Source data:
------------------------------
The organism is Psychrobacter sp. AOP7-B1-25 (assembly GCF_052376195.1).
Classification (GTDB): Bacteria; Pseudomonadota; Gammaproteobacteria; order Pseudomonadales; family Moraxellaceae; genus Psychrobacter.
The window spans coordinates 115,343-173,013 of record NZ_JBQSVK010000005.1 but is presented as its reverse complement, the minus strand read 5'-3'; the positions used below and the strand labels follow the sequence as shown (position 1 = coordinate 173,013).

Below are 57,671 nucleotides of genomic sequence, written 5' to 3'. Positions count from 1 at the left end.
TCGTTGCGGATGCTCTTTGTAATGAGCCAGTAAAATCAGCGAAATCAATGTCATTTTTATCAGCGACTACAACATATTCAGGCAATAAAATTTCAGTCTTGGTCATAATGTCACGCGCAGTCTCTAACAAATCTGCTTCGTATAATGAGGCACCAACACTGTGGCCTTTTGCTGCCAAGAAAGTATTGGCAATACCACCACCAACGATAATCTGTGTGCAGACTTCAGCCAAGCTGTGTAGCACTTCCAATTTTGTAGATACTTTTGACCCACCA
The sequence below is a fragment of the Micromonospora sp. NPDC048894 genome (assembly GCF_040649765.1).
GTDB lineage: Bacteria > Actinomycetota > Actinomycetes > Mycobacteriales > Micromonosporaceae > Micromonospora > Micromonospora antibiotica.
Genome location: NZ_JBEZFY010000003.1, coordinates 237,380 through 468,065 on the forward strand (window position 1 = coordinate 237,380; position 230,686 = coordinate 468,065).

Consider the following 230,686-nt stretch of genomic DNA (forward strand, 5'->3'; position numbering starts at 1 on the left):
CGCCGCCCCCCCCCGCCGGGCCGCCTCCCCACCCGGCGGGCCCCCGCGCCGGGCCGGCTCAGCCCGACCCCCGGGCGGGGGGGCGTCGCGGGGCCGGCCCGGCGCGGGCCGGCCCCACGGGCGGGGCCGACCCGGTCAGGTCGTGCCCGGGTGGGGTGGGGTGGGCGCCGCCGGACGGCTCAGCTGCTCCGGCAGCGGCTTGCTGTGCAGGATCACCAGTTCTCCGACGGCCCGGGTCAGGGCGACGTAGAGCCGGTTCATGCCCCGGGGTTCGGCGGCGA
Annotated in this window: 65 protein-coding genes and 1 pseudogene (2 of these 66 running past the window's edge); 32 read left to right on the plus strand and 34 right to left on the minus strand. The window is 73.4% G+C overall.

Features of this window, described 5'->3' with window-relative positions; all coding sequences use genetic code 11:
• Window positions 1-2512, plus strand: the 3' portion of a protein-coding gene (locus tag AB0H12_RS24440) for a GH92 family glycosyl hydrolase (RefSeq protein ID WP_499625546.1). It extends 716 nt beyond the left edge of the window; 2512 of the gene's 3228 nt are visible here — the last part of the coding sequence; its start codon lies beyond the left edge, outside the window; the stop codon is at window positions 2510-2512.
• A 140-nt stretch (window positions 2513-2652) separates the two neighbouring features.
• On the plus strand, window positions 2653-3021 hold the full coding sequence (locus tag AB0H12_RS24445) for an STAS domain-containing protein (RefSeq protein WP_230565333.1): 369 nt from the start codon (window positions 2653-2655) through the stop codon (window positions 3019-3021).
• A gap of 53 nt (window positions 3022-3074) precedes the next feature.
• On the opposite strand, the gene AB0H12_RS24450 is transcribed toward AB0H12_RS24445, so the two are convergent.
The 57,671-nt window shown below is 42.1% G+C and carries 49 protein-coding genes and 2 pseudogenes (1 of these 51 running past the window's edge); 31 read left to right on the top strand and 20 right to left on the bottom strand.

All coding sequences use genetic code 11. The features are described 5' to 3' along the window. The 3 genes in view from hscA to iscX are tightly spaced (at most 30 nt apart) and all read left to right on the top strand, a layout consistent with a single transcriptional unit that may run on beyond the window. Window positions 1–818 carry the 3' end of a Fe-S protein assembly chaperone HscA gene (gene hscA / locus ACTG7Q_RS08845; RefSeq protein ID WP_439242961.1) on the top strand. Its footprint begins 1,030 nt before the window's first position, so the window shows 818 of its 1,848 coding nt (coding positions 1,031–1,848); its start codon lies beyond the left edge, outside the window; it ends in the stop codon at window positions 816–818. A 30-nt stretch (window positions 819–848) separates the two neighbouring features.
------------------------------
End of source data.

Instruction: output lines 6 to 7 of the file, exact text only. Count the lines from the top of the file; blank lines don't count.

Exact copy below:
The sequence below is a fragment of the Micromonospora sp. NPDC048894 genome (assembly GCF_040649765.1).
GTDB lineage: Bacteria > Actinomycetota > Actinomycetes > Mycobacteriales > Micromonosporaceae > Micromonospora > Micromonospora antibiotica.